|Cited Patent||Filing date||Publication date||Applicant||Title|
|US3404335||Jul 26, 1965||Oct 1, 1968||Beckman Instruments Inc||Apparatus for measuring electrical conductivity of a conducting medium capable of flowing in a conduit|
|US3697896 *||Feb 11, 1971||Oct 10, 1972||Westinghouse Electric Corp||Signal transmission system|
|US3988052 *||Jun 30, 1975||Oct 26, 1976||I-T-E Imperial Corporation||Ground clamp|
|US4471294 *||Oct 29, 1982||Sep 11, 1984||The United States Of America As Represented By The Secretary Of The Army||Electrical conduit defect location|
|US4721916||Feb 27, 1986||Jan 26, 1988||Hitachi Cable, Ltd.||Method for diagnosing an insulation deterioration of a power cable|
|US5233495 *||Jun 11, 1991||Aug 3, 1993||Palma Jian F De||Device for protecting against operational overloads, at opening, for static relays with semi-conductors|
|US5404104||Mar 9, 1993||Apr 4, 1995||Agip S.P.A. - Snam S.P.A.||Device and method for monitoring and locating defects in, and detachment of, the protective covering of underground or immersed metal structures or pipelines|
|US5466890 *||Mar 22, 1994||Nov 14, 1995||Cooper Industries, Inc.||Expansion joint for an electrical conduit which is electrically grounded through the expansion joint|
|US5553896 *||Feb 15, 1995||Sep 10, 1996||Pilot Industries, Inc.||Electrically insulated fluid coupling assembly|
|US5642052||Jun 5, 1995||Jun 24, 1997||Etcon Corporation||Hand-held tester for receptacle ground fault circuit interrupters|
|US5854556||Apr 16, 1996||Dec 29, 1998||N.V. Kema||Measurement system for partial discharges on dielectrics in coaxial cables|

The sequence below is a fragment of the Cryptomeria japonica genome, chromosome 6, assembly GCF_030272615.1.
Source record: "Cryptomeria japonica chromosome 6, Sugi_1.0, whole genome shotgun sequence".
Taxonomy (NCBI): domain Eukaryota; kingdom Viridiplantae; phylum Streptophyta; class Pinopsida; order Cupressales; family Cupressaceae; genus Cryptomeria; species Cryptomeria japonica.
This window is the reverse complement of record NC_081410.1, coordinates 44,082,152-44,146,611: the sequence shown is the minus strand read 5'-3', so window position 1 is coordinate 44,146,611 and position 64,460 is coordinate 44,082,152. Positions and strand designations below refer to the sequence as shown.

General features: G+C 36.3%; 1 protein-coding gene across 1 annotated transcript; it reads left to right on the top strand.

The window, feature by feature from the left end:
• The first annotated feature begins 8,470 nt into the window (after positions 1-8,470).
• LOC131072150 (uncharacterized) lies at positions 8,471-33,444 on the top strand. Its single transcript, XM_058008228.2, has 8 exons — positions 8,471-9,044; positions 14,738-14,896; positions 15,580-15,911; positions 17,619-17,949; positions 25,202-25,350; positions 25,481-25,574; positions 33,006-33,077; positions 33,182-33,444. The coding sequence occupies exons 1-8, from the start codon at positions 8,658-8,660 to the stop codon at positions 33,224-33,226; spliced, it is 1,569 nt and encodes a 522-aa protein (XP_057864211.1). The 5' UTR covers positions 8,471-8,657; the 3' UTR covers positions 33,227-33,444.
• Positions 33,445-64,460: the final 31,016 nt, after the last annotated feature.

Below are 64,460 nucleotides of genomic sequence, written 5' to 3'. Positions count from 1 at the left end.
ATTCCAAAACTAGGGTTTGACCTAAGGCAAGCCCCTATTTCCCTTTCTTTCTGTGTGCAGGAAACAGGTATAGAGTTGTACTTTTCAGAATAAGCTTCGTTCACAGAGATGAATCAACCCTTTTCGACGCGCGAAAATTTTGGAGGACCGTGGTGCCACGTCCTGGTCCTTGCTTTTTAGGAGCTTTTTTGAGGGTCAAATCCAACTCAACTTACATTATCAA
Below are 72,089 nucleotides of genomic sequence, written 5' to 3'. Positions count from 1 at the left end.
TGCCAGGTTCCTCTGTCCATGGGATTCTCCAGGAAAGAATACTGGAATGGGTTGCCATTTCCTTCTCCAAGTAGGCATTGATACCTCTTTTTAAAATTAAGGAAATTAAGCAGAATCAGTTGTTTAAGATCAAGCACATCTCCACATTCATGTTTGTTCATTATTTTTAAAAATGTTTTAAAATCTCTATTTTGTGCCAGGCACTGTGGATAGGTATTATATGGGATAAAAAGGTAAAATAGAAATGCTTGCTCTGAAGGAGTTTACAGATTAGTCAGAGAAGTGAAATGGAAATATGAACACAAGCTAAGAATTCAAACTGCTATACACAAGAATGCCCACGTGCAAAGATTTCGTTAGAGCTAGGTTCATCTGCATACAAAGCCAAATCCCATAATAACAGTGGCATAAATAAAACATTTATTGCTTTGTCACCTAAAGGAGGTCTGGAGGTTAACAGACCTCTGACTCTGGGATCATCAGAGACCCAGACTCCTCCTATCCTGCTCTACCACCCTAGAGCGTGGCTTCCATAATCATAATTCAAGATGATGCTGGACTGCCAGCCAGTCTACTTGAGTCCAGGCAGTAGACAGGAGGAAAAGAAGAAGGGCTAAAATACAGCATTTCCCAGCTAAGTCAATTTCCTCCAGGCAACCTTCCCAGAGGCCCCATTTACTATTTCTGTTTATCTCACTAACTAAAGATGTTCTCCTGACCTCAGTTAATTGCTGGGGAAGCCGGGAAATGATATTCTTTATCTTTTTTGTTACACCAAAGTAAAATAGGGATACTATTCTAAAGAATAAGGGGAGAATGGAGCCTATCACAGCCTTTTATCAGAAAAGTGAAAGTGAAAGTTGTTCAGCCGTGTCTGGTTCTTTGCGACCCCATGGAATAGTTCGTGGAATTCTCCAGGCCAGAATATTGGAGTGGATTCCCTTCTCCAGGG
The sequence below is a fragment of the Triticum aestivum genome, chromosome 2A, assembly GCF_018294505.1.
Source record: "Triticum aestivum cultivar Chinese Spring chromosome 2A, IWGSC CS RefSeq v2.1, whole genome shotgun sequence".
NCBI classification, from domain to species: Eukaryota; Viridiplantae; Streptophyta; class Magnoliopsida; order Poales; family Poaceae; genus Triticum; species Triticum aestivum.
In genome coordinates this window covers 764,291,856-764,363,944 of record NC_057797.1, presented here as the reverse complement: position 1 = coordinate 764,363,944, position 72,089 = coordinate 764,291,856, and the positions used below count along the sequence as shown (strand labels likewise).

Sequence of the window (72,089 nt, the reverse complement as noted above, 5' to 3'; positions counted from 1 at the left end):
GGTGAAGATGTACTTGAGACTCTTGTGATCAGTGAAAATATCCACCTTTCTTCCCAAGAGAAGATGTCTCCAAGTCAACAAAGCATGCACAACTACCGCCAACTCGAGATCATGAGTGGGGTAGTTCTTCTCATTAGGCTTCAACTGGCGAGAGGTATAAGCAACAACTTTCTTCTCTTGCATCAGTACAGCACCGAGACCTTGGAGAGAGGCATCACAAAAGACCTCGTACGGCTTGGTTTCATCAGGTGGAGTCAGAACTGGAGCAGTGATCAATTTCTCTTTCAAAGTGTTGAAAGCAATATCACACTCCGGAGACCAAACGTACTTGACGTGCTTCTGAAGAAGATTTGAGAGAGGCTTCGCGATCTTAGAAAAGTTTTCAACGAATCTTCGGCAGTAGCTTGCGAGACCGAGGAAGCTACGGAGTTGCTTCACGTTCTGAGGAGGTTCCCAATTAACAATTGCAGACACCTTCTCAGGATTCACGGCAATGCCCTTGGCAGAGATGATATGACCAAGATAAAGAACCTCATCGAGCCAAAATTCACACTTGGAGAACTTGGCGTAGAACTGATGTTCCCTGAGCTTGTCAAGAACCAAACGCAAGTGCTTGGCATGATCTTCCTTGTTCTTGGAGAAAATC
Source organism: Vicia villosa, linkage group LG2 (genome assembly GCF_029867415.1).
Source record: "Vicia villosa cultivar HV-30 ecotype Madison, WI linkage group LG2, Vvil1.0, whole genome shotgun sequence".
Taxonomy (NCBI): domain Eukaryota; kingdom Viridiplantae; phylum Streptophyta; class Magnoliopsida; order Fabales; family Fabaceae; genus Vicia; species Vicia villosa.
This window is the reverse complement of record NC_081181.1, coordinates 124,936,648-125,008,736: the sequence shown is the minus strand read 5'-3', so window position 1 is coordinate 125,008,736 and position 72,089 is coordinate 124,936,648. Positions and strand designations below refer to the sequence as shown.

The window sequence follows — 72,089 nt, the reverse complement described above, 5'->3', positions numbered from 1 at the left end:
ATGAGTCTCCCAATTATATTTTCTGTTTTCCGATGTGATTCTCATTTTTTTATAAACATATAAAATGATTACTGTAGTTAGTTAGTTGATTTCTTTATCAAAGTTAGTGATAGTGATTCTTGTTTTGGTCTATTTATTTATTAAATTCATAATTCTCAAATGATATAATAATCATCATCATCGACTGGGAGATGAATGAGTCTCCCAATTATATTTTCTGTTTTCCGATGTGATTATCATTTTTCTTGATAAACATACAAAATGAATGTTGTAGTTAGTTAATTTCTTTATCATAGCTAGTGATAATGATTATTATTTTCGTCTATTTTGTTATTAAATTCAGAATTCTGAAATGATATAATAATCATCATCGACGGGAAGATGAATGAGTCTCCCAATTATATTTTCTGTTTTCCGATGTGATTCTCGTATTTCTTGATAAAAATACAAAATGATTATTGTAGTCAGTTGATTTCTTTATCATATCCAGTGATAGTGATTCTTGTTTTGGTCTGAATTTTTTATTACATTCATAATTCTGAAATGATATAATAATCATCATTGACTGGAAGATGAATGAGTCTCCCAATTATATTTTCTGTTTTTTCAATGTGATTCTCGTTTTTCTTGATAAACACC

|US6005518||Dec 31, 1997||Dec 21, 1999||Kallina; Henry D.||Coaxial cable RF leakage detector|
|US6157184 *||Dec 12, 1997||Dec 5, 2000||Atherton; John C.||Insulated electrostatic voltage indicator|
|US6198403||Apr 7, 2000||Mar 6, 2001||Michael L. Dorrough||Power line meter/monitor with LED display|
|US6262369 *||Sep 22, 1999||Jul 17, 2001||Thomas & Betts International, Inc.||Conduit connector providing dual diameter end stops|
|US6300772||Apr 15, 1999||Oct 9, 2001||Avaya Technology Corp.||Automated test system and method for device having circuit and ground connections|
|US6359442||Jun 8, 2000||Mar 19, 2002||Auto Meter Products, Inc.||Microprocessor-based hand-held battery tester system|
|US6459271||Nov 13, 2000||Oct 1, 2002||Norscan, Inc.||Open cable locating for sheathed cables|
|US6504382||Dec 21, 2000||Jan 7, 2003||Eaton Corporation||Electrical system with a stress shield system for partial discharge on-line monitoring of the state of high-voltage insulation|
|US6531878||Oct 29, 1999||Mar 11, 2003||Sagab Electronic Ab||Direct current voltage detection stick|
|US6624622||Feb 7, 2002||Sep 23, 2003||Korea Electric Power Data Network Co. Ltd.||Probe for measuring voltage/current of low voltage power distribution cable|
|US6708126||May 17, 2002||Mar 16, 2004||General Electric Company||Method and system for measuring current|